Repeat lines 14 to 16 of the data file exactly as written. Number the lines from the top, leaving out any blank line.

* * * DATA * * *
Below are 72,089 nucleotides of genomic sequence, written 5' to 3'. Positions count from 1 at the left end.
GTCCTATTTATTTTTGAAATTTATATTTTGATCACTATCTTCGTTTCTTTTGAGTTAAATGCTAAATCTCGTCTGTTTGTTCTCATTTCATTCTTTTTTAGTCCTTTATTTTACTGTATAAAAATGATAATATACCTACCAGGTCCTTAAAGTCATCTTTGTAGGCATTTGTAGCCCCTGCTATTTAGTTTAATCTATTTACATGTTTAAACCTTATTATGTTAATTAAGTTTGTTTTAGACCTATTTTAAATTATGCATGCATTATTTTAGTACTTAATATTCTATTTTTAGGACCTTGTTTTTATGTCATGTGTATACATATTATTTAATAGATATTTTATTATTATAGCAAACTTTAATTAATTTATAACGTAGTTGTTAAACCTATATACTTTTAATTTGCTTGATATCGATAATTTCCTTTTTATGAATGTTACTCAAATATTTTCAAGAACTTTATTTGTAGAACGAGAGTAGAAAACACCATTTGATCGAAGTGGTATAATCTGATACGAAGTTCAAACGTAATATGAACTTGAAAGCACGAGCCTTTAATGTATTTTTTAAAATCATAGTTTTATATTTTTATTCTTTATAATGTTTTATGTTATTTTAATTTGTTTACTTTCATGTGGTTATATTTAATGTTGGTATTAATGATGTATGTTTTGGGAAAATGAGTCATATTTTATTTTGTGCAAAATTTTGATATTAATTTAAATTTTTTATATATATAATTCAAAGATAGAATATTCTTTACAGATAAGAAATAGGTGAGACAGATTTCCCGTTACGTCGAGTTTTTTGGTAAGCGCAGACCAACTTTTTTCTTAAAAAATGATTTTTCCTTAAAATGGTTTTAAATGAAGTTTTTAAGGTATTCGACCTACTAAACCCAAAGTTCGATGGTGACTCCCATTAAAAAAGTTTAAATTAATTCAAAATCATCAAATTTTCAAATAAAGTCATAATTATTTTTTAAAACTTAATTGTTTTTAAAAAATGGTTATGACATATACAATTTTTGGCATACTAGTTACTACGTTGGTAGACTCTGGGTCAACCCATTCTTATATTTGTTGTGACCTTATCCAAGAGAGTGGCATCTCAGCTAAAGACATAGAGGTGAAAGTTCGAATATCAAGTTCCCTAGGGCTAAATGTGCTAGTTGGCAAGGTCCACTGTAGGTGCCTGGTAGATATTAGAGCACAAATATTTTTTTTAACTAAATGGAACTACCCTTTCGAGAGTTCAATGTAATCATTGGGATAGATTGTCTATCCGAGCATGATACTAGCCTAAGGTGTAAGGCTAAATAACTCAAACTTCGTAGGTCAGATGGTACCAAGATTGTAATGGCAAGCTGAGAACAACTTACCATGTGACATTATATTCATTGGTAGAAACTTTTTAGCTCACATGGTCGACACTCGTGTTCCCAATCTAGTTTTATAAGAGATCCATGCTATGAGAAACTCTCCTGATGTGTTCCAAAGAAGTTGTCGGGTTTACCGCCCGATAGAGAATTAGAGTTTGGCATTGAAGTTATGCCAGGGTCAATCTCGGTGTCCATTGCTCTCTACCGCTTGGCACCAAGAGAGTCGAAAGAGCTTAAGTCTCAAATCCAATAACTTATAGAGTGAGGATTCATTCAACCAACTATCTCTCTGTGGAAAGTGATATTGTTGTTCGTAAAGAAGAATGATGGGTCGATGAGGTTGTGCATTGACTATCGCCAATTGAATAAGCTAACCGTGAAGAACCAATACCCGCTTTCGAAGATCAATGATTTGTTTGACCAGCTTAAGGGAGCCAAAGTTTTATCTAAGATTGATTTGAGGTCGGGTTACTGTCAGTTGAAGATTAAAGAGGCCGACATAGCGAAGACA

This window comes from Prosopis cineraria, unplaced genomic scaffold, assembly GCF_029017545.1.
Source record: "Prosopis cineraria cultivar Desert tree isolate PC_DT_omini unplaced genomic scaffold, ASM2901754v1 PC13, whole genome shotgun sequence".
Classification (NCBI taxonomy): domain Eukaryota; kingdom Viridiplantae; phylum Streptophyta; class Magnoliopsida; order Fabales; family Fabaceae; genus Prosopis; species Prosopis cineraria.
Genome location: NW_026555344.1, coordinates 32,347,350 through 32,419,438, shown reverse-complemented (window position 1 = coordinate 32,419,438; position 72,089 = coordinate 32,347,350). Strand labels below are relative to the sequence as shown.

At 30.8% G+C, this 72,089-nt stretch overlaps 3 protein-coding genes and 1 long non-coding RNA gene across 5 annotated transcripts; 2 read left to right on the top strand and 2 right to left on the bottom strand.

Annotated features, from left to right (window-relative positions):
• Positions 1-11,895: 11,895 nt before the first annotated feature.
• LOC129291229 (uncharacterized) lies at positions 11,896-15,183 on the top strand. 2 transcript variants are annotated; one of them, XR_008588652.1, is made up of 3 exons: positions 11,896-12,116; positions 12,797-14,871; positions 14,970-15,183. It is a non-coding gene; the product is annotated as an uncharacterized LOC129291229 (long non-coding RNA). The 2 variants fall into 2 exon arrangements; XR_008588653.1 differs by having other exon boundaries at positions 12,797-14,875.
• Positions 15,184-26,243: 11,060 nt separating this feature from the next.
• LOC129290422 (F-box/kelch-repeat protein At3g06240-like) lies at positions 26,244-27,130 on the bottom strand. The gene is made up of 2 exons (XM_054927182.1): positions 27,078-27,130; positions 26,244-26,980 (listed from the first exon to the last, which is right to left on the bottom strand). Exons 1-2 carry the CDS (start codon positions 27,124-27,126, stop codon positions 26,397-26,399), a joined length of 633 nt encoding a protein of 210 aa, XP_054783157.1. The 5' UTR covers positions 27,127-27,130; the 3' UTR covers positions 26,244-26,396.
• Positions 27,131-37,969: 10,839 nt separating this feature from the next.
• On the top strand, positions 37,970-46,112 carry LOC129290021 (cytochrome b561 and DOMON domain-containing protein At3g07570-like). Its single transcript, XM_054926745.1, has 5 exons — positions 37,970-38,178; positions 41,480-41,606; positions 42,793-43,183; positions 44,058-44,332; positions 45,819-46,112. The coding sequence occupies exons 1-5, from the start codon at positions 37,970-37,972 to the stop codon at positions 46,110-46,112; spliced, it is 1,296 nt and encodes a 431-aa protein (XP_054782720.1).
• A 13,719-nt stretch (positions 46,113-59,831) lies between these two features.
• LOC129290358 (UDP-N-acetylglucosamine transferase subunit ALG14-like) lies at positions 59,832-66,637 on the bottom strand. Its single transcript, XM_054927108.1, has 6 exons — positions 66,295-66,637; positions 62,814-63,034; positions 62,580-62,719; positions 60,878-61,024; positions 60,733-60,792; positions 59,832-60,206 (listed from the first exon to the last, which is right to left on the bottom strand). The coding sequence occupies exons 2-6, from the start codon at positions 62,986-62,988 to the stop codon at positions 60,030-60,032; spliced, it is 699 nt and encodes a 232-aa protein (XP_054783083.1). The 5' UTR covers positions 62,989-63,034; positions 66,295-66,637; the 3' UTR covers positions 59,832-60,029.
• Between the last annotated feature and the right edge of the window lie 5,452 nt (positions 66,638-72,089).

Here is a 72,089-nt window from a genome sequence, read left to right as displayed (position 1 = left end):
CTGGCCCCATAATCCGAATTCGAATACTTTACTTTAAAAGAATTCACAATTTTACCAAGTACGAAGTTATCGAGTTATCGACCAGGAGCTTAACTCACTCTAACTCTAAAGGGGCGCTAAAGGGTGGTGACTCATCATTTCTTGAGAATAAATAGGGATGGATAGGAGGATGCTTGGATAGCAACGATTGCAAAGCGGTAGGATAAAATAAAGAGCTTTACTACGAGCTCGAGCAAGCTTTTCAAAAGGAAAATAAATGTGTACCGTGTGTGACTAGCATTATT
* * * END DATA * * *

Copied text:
• On the top strand, positions 37,970-46,112 carry LOC129290021 (cytochrome b561 and DOMON domain-containing protein At3g07570-like). Its single transcript, XM_054926745.1, has 5 exons — positions 37,970-38,178; positions 41,480-41,606; positions 42,793-43,183; positions 44,058-44,332; positions 45,819-46,112. The coding sequence occupies exons 1-5, from the start codon at positions 37,970-37,972 to the stop codon at positions 46,110-46,112; spliced, it is 1,296 nt and encodes a 431-aa protein (XP_054782720.1).
• A 13,719-nt stretch (positions 46,113-59,831) lies between these two features.
• LOC129290358 (UDP-N-acetylglucosamine transferase subunit ALG14-like) lies at positions 59,832-66,637 on the bottom strand. Its single transcript, XM_054927108.1, has 6 exons — positions 66,295-66,637; positions 62,814-63,034; positions 62,580-62,719; positions 60,878-61,024; positions 60,733-60,792; positions 59,832-60,206 (listed from the first exon to the last, which is right to left on the bottom strand). The coding sequence occupies exons 2-6, from the start codon at positions 62,986-62,988 to the stop codon at positions 60,030-60,032; spliced, it is 699 nt and encodes a 232-aa protein (XP_054783083.1). The 5' UTR covers positions 62,989-63,034; positions 66,295-66,637; the 3' UTR covers positions 59,832-60,029.